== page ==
The following is my account of the August 2017, FreeBSD Developer’s Summit in Cambridge University for receiving a travel grant from the FreeBSD Foundation. First, I’ll add a little background context of who I am, and why I wished to attend the conference. I have been a FreeBSD user for a few years now, learning about it in year 2 of my undergraduate education, and using it on nearly all of my computers since that moment. I recently completed my undergrad studies, but more importantly, was accepted into the Google Summer of Code program to work on ZFS Boot Environment tooling with Allan Jude. These two events let me fully dive into not just using FreeBSD, but working on FreeBSD, and I’m quite hooked now. I’ve had an enjoyable and enlightening time working on FreeBSD, and wanted to find out where I could be of use when my GSoC project completes at the end of August.
When we first arrived on August 2nd, we had a half hour or so to chat with each other over coffee prior to topic selection. During that time, I met Deb from the FreeBSD Foundation, and we had a productive conversation on potential articles aimed at newcomers to FreeBSD in various contexts (student, developer, data nerd, etc.).
Then the process of topic selection began. Each person in the circle went around and introduced ourselves and our areas of interest, with a tally being put for each category. When everyone was done, the top 16 topics (after some combining) were chosen. I regret not photographing that whiteboard, because it was a fascinating look into the diversity of what people care to discuss, which was my first real look into how lucky I am to be participating in this.
The first working group I attended was on virtualization. It broke form in that it had a guest speaker from the Docker on OSX team, who spoke a bit on the ways in which the docker codebase has been refactored in recent years, and how that could influence more powerful FreeBSD support. Most applicably, the *containerd* subsystem allows a target to implement the actual docker containment in whatever way is most appropriate for their ecosystem. On Linux, this might consist of lxc containers, on Solaris, zones, and on other platforms, perhaps a VM. As long as your system can provide an isolated namespace and a virtualized network, then you create a valid container definition on it. On FreeBSD, this obviously suggests jails. After some discussion, it seemed like a nice way to approach this would be the “lib-ification” of jail to encompass some of the utilities that the system call doesn’t simply offer (such as jexec), and ifconfig.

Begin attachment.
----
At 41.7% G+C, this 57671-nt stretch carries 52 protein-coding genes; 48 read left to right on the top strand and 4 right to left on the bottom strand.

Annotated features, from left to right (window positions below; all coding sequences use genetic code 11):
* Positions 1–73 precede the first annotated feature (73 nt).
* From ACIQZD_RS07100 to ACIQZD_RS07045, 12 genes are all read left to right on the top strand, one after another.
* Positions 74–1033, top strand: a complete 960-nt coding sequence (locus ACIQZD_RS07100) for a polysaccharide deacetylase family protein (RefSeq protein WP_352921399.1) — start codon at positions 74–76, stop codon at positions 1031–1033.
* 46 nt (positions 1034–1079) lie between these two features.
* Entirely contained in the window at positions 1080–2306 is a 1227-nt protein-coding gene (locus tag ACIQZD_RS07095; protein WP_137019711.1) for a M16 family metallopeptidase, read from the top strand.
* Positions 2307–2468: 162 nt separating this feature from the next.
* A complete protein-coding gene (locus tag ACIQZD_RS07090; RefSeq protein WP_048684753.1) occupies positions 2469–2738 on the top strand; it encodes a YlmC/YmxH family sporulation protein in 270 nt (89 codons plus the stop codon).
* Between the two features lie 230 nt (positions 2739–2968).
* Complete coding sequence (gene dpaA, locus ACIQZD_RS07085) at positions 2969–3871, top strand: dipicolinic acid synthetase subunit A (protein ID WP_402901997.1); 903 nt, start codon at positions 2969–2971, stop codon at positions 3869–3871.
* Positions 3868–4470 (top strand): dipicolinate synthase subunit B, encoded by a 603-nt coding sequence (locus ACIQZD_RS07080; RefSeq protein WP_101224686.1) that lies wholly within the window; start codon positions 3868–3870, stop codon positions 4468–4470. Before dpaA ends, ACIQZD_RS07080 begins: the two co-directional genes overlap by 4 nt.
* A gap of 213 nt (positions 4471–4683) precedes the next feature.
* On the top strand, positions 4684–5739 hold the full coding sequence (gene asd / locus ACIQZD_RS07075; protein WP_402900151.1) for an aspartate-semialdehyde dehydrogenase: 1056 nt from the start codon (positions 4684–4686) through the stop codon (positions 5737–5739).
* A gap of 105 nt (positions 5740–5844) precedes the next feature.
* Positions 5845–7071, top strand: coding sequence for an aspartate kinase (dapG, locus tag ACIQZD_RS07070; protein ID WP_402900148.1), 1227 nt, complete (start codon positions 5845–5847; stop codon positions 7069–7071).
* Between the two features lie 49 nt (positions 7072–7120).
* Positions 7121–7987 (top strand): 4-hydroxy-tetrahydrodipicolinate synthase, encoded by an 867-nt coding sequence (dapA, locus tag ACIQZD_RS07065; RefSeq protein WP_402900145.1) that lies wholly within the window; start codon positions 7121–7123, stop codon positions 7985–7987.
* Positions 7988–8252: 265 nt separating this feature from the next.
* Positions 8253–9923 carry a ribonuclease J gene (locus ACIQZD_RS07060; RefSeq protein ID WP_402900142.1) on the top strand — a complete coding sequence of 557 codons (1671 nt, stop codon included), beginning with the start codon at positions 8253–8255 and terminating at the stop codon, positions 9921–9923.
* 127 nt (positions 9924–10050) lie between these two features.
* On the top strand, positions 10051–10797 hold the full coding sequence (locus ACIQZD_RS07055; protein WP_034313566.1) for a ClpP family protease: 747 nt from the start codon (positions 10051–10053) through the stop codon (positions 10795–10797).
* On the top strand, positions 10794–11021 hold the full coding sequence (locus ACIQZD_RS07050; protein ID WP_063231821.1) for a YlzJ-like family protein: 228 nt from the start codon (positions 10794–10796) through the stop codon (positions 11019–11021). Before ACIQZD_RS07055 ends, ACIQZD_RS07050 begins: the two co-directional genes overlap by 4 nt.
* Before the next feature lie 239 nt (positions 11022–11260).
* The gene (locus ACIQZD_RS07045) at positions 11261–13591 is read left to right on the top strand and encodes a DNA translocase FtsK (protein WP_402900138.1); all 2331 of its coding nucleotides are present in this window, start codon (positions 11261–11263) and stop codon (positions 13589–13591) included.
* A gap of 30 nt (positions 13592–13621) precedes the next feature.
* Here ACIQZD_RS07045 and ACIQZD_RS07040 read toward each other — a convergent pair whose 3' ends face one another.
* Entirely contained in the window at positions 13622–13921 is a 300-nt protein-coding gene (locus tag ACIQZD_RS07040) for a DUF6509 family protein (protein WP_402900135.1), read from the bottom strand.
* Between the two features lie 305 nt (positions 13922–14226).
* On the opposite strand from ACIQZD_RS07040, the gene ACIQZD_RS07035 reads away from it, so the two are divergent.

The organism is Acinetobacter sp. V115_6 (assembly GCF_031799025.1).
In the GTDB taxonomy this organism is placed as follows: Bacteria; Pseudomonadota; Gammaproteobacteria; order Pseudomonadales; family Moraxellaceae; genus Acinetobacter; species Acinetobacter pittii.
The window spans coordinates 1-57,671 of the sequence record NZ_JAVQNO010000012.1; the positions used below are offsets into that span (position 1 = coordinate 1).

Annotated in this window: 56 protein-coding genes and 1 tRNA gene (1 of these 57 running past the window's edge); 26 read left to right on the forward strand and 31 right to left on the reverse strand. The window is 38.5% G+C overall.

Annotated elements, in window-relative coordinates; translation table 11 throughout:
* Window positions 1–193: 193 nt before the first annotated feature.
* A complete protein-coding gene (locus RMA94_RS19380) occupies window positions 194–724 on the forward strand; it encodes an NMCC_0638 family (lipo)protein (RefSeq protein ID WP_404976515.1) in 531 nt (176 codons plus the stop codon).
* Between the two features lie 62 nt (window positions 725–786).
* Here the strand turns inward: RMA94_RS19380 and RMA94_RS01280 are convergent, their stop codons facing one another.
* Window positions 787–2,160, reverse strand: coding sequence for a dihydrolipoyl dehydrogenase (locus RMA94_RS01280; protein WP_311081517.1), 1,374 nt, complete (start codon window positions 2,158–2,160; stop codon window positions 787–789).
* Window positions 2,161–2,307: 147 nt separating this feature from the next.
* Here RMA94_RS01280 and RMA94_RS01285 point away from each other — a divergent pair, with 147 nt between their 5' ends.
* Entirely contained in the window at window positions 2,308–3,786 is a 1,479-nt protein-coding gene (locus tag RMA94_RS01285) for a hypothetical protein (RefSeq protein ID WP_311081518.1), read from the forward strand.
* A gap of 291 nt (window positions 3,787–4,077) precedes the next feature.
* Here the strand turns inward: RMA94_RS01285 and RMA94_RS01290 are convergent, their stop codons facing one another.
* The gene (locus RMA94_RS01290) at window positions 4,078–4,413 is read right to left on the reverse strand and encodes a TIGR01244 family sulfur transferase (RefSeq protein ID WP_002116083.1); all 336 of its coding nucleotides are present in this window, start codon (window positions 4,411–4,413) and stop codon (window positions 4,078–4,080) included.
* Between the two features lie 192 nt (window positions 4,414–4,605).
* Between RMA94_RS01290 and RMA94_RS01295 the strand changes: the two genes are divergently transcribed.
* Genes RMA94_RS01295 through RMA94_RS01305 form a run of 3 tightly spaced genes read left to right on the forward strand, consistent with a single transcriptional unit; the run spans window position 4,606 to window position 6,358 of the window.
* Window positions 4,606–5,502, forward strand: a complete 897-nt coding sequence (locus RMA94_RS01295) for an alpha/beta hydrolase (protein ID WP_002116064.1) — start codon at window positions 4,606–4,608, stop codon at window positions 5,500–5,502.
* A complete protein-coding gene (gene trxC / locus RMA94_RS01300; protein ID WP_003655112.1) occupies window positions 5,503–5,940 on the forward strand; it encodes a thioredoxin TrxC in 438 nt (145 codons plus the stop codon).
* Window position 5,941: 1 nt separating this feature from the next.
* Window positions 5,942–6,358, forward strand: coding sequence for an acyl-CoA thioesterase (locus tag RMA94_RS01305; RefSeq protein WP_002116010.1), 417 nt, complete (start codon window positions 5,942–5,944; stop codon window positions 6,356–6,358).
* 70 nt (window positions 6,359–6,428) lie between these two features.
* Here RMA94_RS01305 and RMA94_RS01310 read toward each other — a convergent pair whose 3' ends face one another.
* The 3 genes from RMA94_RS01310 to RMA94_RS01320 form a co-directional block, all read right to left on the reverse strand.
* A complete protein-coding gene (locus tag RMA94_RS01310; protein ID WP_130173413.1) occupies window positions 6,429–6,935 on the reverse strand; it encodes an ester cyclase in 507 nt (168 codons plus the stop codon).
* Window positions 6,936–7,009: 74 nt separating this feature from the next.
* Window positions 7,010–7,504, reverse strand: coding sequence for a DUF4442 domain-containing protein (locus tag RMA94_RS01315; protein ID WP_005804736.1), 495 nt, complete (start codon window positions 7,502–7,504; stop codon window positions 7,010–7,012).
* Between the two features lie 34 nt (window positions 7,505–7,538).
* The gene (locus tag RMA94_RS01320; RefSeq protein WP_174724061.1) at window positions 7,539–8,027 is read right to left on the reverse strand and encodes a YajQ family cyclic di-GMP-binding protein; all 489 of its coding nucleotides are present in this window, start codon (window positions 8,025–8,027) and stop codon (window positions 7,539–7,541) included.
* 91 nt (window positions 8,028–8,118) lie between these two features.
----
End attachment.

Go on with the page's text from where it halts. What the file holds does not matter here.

After the docker talk, we reviewed various updates and desired features regarding virtualization on FreeBSD. A particularly interesting point to me was live migration on bhyve. There is some work on snapshotting and restoring that folks believed is a good way to start out. While most of the other points brought up were updates on existing work and how to better get resources allocated to those efforts, a thoughtful triage of some requests such as nested virtualization was constructed.
The Security Mitigation Techniques working group was extremely insightful for me in two ways, logistically and technically. Logistically speaking, this meeting was where it occurred to me just how important these developer summits are. The FreeBSD community, among nearly all open source projects, are extremely capable of effective decision making processes in an online context, however given the nature of the medium, it can be quite lengthy. In one hour and forty-five minutes, about 13 topics were brainstormed, intelligently discussed, and a decision was made about their inclusion in planned work. I had never seen such efficiency and thoughtful conversation in an environment before, whether academic, professional or other open source work. It was truly an effectively efficient moment to witness.